moons

What Can We Learn Flying Through the Plumes at Enceladus?

In the next decade, space agencies will expand the search for extraterrestrial life beyond Mars, where all of our astrobiology efforts are currently focused. This includes the ESA’s JUpiter ICy moon’s Explorer (JUICE) and NASA’s Europa Clipper, which will fly past Europa and Ganymede repeatedly to study their surfaces and interiors. There’s also NASA’s proposed Dragonfly mission that will fly to Titan and study its atmosphere, methane lakes, and the rich organic chemistry happening on its surface. But perhaps the most compelling destination is Enceladus and the lovely plumes emanating from its southern polar region.

Since the Cassini mission got a close-up look at these plumes, scientists have been aching to send a robotic mission there to sample them – which appear to have all the ingredients for life in them. This is not as easy as it sounds, and there’s no indication flying through plumes will yield intact samples. In a recent paper, researchers from the University of Kent examined how the velocity of a passing spacecraft (and the resulting shock of impact) could significantly affect its ability to sample water and ice within the plumes.

The research was conducted by Prof. Mark Burchell and Dr. Penny Wozniakiewicz (an Emeritus Professor and a Senior Lecturer in Space Science) from the Centre for Astrophysics and Planetary Science (CAPS), part of the School of Physics and Astronomy at the University of Kent, UK. Their work could have significant implications for missions to Icy Ocean Worlds (IOW), bodies in the outer Solar System composed predominantly of frozen water and volatiles with oceans in their interior. These bodies have become of increasing interest to scientists since it is possible some could support life.

The term “Ocean Worlds” has become common in recent years as the number of potential candidates for exploration has increased. Since the Voyager probes passed through the system in 1979, scientists have speculated about the possibility of an interior ocean within Europa based on its surface features. This included patches of “young terrain” sitting next to older, cratered terrain – indicative of regular exchanges between the surface and interior. The Voyager probes noticed similarly youthful terrain on Enceladus when they few past Saturn in 1980 and 81 (respectively).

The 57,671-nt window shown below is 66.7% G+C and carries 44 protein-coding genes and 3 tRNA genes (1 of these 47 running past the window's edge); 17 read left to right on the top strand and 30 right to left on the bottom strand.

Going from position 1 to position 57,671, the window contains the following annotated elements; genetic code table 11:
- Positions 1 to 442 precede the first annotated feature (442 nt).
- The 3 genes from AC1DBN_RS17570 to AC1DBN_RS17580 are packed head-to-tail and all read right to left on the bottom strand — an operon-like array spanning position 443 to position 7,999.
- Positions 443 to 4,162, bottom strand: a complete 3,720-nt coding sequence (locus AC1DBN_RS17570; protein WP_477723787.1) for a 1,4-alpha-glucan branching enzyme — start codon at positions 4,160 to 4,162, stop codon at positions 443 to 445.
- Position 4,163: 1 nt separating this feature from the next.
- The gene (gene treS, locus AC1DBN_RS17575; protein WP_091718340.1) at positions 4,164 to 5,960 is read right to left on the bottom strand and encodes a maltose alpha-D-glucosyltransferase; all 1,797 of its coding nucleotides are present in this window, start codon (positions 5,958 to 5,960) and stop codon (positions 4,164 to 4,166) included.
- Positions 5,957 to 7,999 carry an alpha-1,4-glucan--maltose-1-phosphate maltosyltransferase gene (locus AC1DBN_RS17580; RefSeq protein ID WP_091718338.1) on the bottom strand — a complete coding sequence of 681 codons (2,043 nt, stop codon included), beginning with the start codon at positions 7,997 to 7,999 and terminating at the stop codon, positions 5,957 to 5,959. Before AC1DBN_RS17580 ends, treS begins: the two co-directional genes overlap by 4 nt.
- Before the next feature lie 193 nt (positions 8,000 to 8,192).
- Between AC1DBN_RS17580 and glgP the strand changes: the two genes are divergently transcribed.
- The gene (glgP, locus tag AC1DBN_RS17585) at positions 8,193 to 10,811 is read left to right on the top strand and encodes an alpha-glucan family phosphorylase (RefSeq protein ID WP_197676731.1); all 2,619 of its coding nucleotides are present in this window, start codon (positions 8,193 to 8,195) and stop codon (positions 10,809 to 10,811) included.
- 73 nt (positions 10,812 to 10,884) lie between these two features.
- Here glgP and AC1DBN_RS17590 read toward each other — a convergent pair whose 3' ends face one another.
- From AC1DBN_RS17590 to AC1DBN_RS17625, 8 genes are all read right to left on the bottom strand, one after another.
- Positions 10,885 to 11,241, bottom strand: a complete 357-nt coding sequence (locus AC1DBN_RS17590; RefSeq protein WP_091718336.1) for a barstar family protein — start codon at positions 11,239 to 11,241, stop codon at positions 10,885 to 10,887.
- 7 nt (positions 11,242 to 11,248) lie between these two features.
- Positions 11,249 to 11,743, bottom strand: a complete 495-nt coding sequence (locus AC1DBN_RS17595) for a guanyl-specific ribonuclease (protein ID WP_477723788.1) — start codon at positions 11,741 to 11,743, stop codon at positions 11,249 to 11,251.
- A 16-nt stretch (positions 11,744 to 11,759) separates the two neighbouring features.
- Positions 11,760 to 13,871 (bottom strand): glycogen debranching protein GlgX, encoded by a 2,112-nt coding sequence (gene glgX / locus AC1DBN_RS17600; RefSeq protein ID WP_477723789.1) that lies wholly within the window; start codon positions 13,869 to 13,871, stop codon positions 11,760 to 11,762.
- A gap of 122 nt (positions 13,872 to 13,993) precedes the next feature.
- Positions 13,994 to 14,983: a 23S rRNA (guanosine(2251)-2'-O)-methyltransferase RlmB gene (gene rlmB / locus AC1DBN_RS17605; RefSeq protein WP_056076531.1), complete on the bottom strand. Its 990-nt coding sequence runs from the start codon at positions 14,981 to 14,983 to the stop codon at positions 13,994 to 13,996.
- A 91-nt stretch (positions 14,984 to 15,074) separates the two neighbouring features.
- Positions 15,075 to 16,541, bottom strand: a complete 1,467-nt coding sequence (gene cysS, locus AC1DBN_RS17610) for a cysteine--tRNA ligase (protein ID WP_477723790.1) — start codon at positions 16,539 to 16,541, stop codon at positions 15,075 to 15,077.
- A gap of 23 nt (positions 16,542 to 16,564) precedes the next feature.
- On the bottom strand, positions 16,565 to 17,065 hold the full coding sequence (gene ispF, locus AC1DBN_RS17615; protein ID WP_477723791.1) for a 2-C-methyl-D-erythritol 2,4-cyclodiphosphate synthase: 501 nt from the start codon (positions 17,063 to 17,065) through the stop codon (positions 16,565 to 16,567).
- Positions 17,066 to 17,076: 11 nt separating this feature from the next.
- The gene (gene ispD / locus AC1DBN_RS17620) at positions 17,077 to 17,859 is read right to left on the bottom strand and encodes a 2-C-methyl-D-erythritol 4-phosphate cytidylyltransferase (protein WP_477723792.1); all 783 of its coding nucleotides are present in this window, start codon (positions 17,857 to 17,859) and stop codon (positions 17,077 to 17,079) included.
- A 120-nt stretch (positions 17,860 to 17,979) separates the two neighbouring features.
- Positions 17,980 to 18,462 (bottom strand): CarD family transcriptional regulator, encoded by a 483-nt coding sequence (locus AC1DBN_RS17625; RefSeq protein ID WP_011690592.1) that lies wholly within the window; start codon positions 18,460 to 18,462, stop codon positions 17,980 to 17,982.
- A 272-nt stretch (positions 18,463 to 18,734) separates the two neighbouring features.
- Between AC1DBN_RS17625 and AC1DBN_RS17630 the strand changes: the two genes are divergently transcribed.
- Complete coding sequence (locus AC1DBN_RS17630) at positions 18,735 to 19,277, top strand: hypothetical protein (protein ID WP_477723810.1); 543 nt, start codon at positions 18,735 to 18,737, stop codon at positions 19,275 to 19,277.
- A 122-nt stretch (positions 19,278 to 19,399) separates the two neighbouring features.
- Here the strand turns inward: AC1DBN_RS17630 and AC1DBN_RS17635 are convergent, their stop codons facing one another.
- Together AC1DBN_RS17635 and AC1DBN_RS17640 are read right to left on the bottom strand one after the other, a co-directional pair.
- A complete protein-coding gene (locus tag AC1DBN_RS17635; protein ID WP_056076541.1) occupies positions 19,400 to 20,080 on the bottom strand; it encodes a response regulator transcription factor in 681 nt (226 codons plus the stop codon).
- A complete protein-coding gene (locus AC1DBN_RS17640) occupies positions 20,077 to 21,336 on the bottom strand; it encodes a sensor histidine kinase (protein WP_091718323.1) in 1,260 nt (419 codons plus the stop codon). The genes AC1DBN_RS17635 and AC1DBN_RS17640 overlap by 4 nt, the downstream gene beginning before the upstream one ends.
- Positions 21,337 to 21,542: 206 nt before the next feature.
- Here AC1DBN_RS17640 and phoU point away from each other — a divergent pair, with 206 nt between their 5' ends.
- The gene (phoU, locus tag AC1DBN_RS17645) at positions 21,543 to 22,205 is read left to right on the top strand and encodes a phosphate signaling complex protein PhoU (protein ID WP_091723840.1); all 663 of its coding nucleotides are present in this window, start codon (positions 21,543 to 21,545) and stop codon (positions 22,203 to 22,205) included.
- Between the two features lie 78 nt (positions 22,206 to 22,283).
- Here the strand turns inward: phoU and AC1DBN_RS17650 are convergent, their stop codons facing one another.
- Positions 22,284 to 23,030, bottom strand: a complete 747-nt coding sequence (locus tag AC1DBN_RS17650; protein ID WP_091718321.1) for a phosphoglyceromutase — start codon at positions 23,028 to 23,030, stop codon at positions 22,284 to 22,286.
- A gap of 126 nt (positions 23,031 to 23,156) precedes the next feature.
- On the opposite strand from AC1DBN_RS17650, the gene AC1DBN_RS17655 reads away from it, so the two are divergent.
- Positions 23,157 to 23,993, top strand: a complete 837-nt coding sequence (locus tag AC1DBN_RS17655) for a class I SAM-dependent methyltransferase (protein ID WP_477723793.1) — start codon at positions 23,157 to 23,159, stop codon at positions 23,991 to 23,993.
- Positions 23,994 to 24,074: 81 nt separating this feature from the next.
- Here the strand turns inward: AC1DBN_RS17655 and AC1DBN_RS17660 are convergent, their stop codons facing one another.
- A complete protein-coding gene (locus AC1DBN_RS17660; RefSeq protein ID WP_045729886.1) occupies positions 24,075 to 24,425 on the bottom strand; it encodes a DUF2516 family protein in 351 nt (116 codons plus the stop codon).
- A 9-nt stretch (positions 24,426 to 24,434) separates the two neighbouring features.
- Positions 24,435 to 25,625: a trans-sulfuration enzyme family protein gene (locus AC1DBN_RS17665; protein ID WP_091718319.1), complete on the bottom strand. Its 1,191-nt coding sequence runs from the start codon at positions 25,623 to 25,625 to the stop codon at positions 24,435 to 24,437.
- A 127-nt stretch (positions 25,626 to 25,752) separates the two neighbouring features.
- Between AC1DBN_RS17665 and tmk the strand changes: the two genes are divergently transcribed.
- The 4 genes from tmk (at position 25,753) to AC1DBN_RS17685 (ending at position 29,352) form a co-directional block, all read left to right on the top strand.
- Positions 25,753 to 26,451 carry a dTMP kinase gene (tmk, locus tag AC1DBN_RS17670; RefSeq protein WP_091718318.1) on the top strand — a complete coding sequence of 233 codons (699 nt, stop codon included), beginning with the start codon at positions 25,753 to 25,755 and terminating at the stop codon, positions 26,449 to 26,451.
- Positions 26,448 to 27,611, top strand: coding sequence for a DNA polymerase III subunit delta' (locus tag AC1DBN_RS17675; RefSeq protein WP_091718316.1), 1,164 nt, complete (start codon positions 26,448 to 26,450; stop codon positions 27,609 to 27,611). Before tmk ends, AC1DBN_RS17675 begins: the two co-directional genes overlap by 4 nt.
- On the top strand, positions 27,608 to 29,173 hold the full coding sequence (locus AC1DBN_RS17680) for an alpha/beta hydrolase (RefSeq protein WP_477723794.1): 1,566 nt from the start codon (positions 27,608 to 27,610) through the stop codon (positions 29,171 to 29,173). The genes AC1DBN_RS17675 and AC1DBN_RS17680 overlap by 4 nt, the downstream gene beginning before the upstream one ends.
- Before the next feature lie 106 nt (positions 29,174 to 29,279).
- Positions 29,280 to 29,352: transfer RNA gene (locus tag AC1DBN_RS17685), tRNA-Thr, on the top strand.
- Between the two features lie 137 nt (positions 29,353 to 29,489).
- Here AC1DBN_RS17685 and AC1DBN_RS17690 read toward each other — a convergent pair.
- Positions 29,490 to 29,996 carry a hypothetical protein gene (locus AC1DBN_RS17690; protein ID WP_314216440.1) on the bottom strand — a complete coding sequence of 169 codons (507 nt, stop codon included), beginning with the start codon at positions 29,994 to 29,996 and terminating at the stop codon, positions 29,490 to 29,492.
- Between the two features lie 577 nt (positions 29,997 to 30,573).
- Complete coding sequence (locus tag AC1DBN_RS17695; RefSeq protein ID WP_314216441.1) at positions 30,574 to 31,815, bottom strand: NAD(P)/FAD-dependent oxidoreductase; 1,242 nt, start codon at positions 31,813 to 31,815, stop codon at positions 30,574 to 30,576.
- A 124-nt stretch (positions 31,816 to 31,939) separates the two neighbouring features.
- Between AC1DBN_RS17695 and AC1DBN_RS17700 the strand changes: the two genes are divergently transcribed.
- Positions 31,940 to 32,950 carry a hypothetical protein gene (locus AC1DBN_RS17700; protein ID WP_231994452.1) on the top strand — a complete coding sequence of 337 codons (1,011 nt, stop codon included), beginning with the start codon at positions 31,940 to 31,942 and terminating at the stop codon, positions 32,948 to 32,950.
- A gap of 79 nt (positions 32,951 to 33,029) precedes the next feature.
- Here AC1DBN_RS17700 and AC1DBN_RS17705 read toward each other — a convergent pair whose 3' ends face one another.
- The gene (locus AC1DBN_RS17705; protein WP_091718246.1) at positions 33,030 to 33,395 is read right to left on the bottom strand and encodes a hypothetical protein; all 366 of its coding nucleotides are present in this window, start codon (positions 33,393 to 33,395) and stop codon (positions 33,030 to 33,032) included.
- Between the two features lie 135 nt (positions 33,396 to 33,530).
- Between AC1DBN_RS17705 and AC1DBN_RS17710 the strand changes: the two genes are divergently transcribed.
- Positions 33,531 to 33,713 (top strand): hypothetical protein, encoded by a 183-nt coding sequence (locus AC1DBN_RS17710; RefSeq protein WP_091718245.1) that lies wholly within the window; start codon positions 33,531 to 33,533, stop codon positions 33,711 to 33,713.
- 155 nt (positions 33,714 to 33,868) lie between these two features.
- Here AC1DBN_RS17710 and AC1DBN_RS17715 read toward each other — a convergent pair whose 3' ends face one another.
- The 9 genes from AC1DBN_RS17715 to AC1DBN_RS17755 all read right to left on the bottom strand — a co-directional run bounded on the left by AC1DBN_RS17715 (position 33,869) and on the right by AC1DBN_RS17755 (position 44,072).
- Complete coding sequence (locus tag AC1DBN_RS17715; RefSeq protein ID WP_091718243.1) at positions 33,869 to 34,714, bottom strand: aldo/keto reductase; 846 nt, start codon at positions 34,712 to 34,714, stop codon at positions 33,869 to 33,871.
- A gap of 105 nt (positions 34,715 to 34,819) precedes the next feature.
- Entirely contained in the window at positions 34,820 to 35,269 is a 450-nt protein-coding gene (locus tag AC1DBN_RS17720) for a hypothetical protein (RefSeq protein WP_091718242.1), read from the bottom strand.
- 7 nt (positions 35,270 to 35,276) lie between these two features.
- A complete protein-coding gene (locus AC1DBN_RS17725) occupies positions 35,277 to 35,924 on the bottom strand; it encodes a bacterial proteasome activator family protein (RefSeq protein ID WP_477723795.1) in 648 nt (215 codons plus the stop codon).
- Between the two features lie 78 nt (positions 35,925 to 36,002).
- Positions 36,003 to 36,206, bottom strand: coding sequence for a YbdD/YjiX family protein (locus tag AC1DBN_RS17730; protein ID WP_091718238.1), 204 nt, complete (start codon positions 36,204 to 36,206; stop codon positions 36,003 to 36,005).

However, it was the Cassini-Huygens mission that discovered water vapor and organic molecules venting from the Enceladus’ southern polar region in 2004. Over the next thirteen years, the Cassini orbiter conducted several more flybys of the moon, yielding additional evidence of an interior ocean and an energy source at the core-mantle boundary. These findings placed Enceladus among the “Ocean Worlds” that scientists want to examine more closely with future missions. But unlike other IOWs, Enceladus is particularly attractive because of the nature of the plumes around its south pole.

Whereas Europa also experiences plume activity, these are more sporadic and difficult to detect. Due to Europa’s higher gravity (~13% vs. 1% of Earth’s), water vapor and vented material don’t reach nearly as far into space. As Burchell told Universe Today via email, collecting samples from these plumes seems relatively simple, at least in theory. “Like all IOWs, it has an internal ocean with lots of water. What is in that water is the subject of much speculation and interest,” he said. “And Enceladus ejects plumes of water into space, making any space mission that wants to sample the water much easier – you can just fly through the plume.”